The Italian tanker owner, Fratelli d’Amico Armatori, reached a new level of insight on its crew retention and crew management after their company began comparing their fleet using BIMCO’s Shipping KPIs.
The new data overview helped them explain costs compared to fleets under other flags, and it turned out that the more junior second officers were more critical to their safety than they thought, whereas the oil majors have a more strict focus on the senior officer retention.
Shipping KPIs is a database of ship operational data, populated by the users, which enables you to compare ships that share characteristics within your own fleet or with segments of similar ships.
“When we are talking running costs it is a good tool, because it shows our Italian flagged vessels compared with a Non EU-flagged vessel to the Board or to the interested third parties,” says Massimo De Domenico, Fleet Manager at Fratelli d’Amico Armatori.
Essentially, there are added costs with the Italian flag, as it requires more administration.
“Another important number is deck cadets. Usually, we have two. European companies normally have at least one, but many non-European companies have none. When we compare the total number of crew, our ships have 23-24 crew members, with this number we show that we remain within the benchmark however we take advantage of the presence of two cadets on board having no additional costs,” he says.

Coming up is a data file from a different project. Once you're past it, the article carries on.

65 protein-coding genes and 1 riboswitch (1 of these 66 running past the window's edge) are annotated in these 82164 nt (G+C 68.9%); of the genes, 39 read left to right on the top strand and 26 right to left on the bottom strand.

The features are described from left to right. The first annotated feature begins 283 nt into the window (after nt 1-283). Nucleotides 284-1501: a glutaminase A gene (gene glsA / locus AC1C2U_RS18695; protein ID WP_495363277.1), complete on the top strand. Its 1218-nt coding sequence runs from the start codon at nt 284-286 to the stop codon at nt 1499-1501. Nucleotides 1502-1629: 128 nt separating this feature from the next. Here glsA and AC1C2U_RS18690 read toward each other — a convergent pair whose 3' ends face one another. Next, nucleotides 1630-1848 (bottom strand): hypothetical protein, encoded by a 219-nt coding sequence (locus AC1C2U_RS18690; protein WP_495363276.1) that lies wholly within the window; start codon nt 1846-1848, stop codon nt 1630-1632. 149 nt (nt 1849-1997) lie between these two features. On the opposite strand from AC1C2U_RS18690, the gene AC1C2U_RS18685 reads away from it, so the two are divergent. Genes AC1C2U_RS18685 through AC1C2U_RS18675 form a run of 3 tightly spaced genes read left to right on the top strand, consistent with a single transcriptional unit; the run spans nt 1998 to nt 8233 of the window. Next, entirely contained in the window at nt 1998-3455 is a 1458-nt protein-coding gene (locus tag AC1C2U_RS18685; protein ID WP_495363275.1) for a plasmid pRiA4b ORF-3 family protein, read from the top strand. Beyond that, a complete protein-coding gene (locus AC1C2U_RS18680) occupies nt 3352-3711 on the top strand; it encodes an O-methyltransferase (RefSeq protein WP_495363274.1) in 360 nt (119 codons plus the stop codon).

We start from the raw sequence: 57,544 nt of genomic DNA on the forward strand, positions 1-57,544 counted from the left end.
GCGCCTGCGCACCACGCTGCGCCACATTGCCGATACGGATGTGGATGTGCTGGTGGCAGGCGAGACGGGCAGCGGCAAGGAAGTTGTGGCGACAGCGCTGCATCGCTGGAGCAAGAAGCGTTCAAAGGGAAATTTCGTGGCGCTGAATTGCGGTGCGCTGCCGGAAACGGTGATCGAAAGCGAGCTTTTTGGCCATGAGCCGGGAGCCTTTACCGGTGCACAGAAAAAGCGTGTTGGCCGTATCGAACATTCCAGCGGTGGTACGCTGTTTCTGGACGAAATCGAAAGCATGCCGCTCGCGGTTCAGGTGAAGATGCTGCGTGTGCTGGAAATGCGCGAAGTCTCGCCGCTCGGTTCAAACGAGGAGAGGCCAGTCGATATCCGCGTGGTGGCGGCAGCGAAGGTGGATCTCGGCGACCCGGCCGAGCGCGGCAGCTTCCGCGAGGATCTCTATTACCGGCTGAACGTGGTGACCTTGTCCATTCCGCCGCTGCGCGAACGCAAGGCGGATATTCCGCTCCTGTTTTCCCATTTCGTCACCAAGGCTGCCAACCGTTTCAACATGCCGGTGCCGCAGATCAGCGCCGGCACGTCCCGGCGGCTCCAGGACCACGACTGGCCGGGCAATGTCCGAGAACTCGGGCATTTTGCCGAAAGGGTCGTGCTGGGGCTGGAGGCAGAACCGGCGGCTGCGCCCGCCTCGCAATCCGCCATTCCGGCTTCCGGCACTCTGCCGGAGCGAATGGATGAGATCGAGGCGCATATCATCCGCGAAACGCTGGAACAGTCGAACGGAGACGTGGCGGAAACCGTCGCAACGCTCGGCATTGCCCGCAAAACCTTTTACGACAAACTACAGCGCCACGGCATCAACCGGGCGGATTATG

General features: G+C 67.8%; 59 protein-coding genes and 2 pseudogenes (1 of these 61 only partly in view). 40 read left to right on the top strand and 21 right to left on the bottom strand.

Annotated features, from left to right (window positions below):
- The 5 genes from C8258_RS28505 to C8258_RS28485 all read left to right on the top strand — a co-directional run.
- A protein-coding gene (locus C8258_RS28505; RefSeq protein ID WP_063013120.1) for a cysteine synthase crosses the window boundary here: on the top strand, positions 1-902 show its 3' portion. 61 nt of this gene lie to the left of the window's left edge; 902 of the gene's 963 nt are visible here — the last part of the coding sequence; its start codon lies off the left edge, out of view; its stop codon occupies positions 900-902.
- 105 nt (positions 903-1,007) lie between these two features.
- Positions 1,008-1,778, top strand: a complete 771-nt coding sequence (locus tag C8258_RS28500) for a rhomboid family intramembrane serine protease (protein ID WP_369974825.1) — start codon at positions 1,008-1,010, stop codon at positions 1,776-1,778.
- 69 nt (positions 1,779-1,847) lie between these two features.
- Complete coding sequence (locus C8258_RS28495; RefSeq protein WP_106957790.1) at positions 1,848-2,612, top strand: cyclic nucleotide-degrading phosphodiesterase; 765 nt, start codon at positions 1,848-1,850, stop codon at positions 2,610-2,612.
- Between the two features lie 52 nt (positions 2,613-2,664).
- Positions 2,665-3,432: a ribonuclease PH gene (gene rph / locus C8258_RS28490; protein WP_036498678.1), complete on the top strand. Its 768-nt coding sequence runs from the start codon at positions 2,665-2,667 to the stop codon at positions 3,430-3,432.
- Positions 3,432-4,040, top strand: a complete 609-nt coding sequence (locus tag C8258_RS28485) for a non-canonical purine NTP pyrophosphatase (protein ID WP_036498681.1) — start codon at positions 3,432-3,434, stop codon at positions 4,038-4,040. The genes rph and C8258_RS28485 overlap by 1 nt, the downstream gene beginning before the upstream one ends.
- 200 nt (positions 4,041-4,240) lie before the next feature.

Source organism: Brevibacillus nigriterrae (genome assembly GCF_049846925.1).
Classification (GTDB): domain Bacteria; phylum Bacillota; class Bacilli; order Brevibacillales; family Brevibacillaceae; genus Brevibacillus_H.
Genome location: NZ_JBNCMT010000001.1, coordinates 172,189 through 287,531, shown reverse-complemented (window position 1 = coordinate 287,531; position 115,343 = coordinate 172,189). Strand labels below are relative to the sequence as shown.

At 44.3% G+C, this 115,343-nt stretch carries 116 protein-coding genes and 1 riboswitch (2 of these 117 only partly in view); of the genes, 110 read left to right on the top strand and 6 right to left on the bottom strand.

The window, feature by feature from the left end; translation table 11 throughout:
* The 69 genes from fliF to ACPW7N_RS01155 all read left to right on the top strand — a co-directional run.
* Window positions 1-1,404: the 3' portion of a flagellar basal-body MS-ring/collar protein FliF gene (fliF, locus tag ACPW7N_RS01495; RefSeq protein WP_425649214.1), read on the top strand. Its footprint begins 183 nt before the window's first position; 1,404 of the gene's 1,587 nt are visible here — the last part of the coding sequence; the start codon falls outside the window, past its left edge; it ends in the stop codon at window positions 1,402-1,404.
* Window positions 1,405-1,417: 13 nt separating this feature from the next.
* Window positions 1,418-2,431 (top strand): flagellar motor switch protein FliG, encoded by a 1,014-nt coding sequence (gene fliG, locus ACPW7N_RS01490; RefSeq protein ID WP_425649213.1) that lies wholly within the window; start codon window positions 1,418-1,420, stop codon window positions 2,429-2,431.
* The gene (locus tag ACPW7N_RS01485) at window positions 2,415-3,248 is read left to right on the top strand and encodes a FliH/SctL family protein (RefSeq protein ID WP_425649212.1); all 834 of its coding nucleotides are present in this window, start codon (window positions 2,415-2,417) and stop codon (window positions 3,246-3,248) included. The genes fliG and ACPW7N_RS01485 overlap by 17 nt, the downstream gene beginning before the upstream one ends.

The tool has also brought attention to issues that in the past were out of sight.
The navigation officer is a key role to ensure a safe journey, as the navigation officer needs to make the passage plan. Today, the navigation officer is typically the second officer, who – of course – has all the certification required to operate the ECDIS and is very familiar with the equipment. But Massimo De Domenico discovered a key point, which he needed to be mindful of, to ensure the safety of the ship.
“We could see that the junior officers typically have a very fast career path. When they are promoted to second officer, they have often been a cadet only two years before. With that amount of experience, it is critical that they are supervised properly when doing the passage plan,” he says.
The crewing team in Fratelli d’Amico Armatori is now monitoring new areas enabling analysis that drives new insights in their business – a business where crew experience and the vital safety parameters goes hand in hand.